Pixel size is a function of the magnification ratio of a given camera, which in turn is a function of the focal length of the particular lens in the camera and optical path length. A problem arises in that commercial lenses typically have focal length tolerances of the order of +/−5%, where we would require a tolerance less than 29. Such tolerances are obtainable, typically by purchasing individually selected examples of a commercial lens or having a lens custom-ground, but at a greater cost (typically 3× to 6× the cost of a comparable commercial lens).
Instead, the lens variations may be compensated for by building the camera to various path lengths, thus allowing the assembler to compensate for the variation from nominal focal length of a given lens by adjusting the other variable influencing magnification ratio, namely the path lengths.
In FIG. 13 is depicted a schematic view of the optical path. To compensate for variations in focal length of the lens, the ratio of overall path length F to image path length f needs to be increased or decreased.
Also shown semi-schematically is the means by which we achieved this in our preferred embodiment. By means of selectable components each attached to the same basic camera body, we are able to build the camera at three different values for F/f, depending on the focal length of the individual lens in question, and achieve the magnification tolerance of +/−2% with lens varying in focal length by +/−5%. The three length combinations were calculated to allow the entire range of tolerance in the lens to be covered—the lens has its own internal focus mechanism of range limited but sufficient to adjust the lens to cover the range between the three fixed positions.
FIG. 14 depicts a “nominal case” (focal length of lens L at a nominal value, while FIG. 15 is for a minimum case (focal length of L is at “minimum value” and FIG. 16 depicts the “maximum” case (focal length of L is at a maximum).
Compensation for “Centration error” refers to the fact that commercial lenses (which are typically cylindrical in form) tend to have their mechanical axis shifted from their optical axis. This is due to the accumulated errors in assembly of multiple element lenses, tolerances in the individual elements, and the like. Lenses which do not exhibit this aberration may be purchased, but at significant cost penalty (up to 10 x the cost of a commercial lens) since they are obtained by selective purchase of commercial lenses or by having a lens custom-manufactured. So a lens simply mounted with reference to its mechanical axis may “look” at a field significantly displaced from that which theoretical layout would tend to indicate. This problem is compounded by the fact that the “Centration error” at the lens is multiplied (by the magnification ratio, typically of the order or 10:1 in our cameras) at the object plane. So a lens with a “Centration error” of 0.010″ at the lens plane will be looking (0.100″ out of its theoretical field of view at the object plane. This error can cause the cameras to fail to see the upper or lower edge of a maximum-size document.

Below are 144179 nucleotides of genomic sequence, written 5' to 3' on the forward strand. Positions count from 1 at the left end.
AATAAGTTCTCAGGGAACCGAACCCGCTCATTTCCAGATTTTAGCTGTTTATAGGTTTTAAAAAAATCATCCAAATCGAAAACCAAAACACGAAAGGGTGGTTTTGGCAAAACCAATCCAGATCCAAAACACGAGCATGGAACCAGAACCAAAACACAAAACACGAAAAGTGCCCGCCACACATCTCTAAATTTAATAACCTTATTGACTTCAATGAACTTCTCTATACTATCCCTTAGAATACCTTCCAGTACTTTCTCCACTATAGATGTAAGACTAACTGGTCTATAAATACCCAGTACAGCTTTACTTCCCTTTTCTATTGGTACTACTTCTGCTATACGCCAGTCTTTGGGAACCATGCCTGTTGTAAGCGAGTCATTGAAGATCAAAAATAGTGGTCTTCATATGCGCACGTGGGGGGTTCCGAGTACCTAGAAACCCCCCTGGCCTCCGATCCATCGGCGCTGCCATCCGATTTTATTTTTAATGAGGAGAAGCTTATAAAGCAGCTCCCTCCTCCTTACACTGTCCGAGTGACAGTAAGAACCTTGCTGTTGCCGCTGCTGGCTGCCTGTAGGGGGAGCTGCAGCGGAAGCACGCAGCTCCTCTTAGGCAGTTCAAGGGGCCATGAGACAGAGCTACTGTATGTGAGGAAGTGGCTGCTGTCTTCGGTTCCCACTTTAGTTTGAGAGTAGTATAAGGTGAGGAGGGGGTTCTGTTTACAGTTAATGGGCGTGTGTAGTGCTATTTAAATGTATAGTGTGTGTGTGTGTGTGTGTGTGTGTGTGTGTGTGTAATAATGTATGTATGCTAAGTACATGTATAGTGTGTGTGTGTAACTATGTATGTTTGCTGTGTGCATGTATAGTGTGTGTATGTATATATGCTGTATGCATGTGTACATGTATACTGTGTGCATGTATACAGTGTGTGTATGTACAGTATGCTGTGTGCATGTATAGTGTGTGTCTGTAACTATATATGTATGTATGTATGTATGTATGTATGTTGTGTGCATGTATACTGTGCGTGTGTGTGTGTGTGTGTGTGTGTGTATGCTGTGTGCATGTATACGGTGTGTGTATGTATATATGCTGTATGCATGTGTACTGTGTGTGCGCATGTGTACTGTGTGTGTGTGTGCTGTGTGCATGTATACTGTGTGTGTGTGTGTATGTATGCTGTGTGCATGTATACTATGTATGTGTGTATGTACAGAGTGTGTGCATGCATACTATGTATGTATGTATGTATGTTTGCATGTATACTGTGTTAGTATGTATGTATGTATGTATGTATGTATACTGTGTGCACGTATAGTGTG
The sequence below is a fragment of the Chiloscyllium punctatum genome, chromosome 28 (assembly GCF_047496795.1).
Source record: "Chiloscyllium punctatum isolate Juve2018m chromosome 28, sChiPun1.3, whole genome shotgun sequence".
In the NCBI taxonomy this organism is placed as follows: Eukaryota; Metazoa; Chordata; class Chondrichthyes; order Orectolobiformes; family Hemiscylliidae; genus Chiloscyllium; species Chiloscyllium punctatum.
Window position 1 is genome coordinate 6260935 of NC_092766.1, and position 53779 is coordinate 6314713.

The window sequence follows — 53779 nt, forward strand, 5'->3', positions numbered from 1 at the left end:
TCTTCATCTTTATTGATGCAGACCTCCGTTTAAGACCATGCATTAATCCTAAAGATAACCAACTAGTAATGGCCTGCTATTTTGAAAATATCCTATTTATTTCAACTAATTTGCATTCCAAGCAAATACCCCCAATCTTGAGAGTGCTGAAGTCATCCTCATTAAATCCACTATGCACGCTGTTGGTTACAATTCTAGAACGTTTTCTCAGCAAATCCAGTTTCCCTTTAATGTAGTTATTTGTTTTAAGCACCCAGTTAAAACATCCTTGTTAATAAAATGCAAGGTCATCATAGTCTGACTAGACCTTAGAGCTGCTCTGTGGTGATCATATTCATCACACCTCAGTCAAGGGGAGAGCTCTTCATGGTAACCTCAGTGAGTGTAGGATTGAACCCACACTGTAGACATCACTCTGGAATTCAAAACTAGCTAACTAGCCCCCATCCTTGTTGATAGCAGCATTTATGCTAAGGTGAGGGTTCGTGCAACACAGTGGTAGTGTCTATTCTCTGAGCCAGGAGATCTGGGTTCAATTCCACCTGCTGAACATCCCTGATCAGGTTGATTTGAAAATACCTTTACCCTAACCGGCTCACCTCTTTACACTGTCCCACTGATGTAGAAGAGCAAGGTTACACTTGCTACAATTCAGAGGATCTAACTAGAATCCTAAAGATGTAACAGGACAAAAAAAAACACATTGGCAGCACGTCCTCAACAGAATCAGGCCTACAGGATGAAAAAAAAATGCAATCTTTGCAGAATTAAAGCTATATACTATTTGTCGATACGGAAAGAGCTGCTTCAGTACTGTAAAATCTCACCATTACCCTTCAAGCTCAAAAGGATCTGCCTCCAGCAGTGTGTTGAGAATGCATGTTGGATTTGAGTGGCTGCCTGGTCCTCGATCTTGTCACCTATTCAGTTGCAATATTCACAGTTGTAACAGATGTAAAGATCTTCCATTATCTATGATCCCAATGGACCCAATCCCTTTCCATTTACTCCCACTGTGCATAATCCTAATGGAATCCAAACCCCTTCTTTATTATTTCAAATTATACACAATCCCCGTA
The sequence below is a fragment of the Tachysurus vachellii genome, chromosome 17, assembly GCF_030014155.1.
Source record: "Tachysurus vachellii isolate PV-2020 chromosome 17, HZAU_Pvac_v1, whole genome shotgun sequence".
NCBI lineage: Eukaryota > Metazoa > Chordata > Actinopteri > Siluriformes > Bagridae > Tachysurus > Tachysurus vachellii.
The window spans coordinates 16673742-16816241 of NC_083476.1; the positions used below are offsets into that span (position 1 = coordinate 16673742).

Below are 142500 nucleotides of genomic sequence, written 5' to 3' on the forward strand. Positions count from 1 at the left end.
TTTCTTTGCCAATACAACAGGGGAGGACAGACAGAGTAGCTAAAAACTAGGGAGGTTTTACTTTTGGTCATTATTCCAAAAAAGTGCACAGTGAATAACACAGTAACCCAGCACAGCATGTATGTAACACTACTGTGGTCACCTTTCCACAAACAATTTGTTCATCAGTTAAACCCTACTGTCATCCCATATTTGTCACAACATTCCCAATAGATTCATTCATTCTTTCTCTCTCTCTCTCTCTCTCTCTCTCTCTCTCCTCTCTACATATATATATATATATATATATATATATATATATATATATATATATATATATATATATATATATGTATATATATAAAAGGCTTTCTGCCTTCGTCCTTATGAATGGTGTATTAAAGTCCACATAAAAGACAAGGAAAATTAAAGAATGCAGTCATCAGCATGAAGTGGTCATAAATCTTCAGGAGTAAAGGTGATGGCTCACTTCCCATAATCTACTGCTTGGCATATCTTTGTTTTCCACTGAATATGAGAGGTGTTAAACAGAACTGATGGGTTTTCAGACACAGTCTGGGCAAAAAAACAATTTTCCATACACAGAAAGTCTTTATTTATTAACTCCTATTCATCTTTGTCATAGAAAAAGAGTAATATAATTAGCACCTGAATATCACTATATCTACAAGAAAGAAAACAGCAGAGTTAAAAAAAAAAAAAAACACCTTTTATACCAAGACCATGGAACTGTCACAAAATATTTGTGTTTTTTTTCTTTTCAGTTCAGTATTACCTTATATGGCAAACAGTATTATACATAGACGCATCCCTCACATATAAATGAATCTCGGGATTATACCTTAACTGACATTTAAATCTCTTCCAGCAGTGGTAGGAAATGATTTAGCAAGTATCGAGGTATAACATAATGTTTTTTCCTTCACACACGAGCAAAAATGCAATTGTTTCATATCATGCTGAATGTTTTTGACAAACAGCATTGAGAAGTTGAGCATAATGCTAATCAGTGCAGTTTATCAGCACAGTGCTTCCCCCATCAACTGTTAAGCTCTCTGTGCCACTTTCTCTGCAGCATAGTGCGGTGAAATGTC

To remove this error, we mount the lens on a carrier which is adjustable relative to the mounting surface of the lens, and adjust it in the plane of the mounting surface, using a special fixture, until the perceived optical axis of the lens is correctly centered in the field of view which we desire. The lens is then secured in place.
In the attached FIG. 17, a lens is shown with mechanical axis M—M, together with theoretical field of view for that axis of m—m. Also shown is the actual optical axis D—D, offset from the mechanical axis by “Centration error” q, and the actual field of view for that axis of d—d. The error in field of view at the object plane Q=10 q, is clearly shown.